Microsoft Security Bulletin MS03-032: Cumulative Patch for Internet Explorer (Q822925)

2003-08-21T00:00:00
ID SECURITYVULNS:DOC:5013
Type securityvulns
Reporter Securityvulns
Modified 2003-08-21T00:00:00

Description

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Title: Cumulative Patch for Internet Explorer (822925) Date: 20 August 2003 Software:

  • Microsoft Internet Explorer 5.01
  • Microsoft Internet Explorer 5.5
  • Microsoft Internet Explorer 6.0
  • Microsoft Internet Explorer 6.0 for Windows Server 2003

Impact: Run code of the attacker's choice Max Risk: Critical Bulletin: MS03-032

Microsoft encourages customers to review the Security Bulletins at: http://www.microsoft.com/technet/security/bulletin/MS03-032.asp http://www.microsoft.com/security/security_bulletins/ms03-032.asp


Issue:

This is a cumulative patch that includes the functionality of all previously released patches for Internet Explorer 5.01, 5.5 and 6.0. In addition, it eliminates the following newly discovered vulnerabilities:

  • A vulnerability involving the cross-domain security model of Internet Explorer, which keeps windows of different domains from sharing information. This flaw could result in the execution of script in the My Computer zone. To exploit this flaw, an attacker would have to host a malicious Web site that contained a Web page designed to exploit this particular vulnerability and then persuade a user to visit that site. After the user has visited the malicious Web site, it would be possible for the attacker to run malicious script by misusing the method Internet Explorer uses to retrieve files from the browser cache, and cause that script to access information in a different domain. In the worst case, this could enable the Web site operator to load malicious script code onto a user's system in the security context of the My Computer zone. In addition, this flaw could also enable an attacker to run an executable file that was already present on the local system or view files on the computer. The flaw exists because a file from the Internet or intranet with a maliciously constructed URL can appear in the browser cache running in the My Computer zone.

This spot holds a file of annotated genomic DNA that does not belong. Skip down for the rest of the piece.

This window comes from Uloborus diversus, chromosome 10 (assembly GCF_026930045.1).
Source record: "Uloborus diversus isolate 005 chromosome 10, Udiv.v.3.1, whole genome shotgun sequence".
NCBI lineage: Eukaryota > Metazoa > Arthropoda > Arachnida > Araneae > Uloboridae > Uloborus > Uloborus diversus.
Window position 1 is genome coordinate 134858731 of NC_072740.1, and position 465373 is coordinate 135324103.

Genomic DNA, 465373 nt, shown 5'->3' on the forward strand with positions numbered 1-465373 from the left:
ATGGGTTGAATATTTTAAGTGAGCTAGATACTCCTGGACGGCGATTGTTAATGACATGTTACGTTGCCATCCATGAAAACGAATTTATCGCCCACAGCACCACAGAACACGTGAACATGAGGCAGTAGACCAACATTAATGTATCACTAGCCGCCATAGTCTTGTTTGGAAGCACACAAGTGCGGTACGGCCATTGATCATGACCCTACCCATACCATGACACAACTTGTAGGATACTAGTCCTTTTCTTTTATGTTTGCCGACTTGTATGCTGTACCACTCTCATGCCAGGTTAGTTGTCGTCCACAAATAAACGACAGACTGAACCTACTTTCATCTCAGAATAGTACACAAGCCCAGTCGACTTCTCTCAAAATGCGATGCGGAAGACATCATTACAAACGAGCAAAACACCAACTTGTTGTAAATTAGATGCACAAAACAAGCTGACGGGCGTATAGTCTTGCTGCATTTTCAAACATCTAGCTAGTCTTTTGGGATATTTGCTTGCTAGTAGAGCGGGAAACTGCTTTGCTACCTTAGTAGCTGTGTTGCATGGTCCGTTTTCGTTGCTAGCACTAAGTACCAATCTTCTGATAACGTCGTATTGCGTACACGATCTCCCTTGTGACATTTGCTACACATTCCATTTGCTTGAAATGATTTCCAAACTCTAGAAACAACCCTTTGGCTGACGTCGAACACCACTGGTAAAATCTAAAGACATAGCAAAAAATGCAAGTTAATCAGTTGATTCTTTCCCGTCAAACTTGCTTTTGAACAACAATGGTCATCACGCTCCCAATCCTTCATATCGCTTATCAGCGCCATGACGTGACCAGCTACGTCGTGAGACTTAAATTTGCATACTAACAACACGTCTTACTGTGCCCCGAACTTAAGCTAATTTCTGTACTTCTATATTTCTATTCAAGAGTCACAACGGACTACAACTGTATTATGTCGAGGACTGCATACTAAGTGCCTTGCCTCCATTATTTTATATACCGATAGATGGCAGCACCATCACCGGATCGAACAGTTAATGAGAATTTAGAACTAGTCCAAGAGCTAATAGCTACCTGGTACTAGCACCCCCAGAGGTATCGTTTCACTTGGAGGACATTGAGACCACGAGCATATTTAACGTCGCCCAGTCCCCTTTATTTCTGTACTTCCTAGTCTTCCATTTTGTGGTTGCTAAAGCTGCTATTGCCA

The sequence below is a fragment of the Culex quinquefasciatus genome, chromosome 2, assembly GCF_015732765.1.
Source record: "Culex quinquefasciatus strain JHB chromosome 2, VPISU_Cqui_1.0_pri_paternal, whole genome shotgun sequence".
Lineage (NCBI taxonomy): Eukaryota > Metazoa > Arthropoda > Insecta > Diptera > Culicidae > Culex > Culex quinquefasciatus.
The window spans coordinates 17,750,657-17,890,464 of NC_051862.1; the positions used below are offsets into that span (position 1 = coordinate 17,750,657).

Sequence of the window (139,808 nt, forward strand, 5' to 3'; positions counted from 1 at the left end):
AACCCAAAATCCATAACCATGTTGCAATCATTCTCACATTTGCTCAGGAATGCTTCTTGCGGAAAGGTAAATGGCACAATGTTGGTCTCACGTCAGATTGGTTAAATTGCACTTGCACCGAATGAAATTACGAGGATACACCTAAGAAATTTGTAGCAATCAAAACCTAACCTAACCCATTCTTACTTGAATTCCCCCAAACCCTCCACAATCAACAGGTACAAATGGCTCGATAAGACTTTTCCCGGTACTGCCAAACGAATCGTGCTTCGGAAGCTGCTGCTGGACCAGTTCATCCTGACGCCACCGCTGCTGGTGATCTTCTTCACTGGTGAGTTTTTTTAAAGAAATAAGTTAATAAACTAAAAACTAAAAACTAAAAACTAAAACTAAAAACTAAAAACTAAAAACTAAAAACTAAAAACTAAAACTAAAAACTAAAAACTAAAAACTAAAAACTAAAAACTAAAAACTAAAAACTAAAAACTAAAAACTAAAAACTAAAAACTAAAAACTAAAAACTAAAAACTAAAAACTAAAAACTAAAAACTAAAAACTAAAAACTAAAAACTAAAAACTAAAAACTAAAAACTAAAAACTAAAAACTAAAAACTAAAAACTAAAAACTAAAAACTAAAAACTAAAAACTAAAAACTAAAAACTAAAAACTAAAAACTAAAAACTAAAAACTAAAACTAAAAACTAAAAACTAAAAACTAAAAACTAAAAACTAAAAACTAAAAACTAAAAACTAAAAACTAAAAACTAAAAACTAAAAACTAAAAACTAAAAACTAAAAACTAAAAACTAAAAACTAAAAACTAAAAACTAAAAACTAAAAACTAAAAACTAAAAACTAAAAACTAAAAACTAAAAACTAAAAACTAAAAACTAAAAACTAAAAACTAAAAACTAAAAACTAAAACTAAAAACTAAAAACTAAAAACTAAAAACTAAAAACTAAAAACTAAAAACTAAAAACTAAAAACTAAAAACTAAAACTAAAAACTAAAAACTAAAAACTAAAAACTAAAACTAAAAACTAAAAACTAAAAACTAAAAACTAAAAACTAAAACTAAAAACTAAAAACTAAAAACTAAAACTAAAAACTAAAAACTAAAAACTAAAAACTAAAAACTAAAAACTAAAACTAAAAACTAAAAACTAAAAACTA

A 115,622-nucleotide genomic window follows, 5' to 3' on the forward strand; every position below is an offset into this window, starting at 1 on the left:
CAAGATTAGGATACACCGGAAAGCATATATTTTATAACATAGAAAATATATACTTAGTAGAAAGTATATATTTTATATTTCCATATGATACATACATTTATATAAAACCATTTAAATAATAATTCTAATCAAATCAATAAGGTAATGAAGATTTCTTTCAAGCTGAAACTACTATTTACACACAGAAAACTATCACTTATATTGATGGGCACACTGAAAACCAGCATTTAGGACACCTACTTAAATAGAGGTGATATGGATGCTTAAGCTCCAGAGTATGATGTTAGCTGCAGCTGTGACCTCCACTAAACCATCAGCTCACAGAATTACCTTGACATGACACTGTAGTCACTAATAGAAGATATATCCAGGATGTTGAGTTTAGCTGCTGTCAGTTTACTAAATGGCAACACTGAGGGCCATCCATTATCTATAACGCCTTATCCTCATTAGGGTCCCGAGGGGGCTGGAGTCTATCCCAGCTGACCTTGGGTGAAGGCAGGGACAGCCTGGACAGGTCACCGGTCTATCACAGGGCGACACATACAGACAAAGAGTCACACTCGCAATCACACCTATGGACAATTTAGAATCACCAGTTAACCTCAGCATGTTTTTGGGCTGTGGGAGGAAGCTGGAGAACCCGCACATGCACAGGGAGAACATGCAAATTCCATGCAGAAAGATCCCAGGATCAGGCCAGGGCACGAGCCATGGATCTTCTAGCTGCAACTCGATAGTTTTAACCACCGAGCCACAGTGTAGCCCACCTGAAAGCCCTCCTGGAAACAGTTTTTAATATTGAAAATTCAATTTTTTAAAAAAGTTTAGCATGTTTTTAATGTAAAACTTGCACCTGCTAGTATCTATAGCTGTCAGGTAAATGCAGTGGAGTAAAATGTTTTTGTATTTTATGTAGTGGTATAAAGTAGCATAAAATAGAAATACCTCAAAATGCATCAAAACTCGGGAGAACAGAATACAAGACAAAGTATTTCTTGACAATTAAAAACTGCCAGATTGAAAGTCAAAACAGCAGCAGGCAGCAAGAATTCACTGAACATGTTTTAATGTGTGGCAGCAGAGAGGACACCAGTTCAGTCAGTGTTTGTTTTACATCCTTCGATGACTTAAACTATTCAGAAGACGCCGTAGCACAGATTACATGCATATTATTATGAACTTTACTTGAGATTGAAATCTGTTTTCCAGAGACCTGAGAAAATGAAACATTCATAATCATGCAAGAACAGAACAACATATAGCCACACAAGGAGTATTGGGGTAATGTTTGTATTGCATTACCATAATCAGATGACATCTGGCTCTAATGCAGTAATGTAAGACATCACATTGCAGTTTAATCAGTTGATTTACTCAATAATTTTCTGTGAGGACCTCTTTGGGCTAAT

• A vulnerability that occurs because Internet Explorer does not properly determine an object type returned from a Web server. It could be possible for an attacker who exploited this vulnerability to run arbitrary code on a user's system. If a user visited an attacker's Web site, it would be possible for the attacker to exploit this vulnerability without any other user action. An attacker could also craft an HTML-based e-mail that would attempt to exploit this vulnerability.

This patch also sets the Kill Bit on the BR549.DLL ActiveX control. This control implemented support for the Windows Reporting Tool, which is no longer supported by Internet Explorer. The control has been found to contain a security vulnerability. To protect customers who have this control installed, the patch prevents the control from running or from being reintroduced onto users' systems by setting the Kill Bit for this control. This issue is discussed further in Microsoft Knowledge Base article 822925.

In addition to these vulnerabilities, a change has been made to the way Internet Explorer renders HTML files. This change addresses a flaw in the way Internet Explorer renders Web pages that could cause the browser or Outlook Express to fail. Internet Explorer does not properly render an input type tag. A user visiting an attacker's Web site could allow the attacker to exploit the vulnerability by viewing the site. In addition, an attacker could craft a specially formed HTML-based e-mail that could cause Outlook Express to fail when the e-mail was opened or previewed.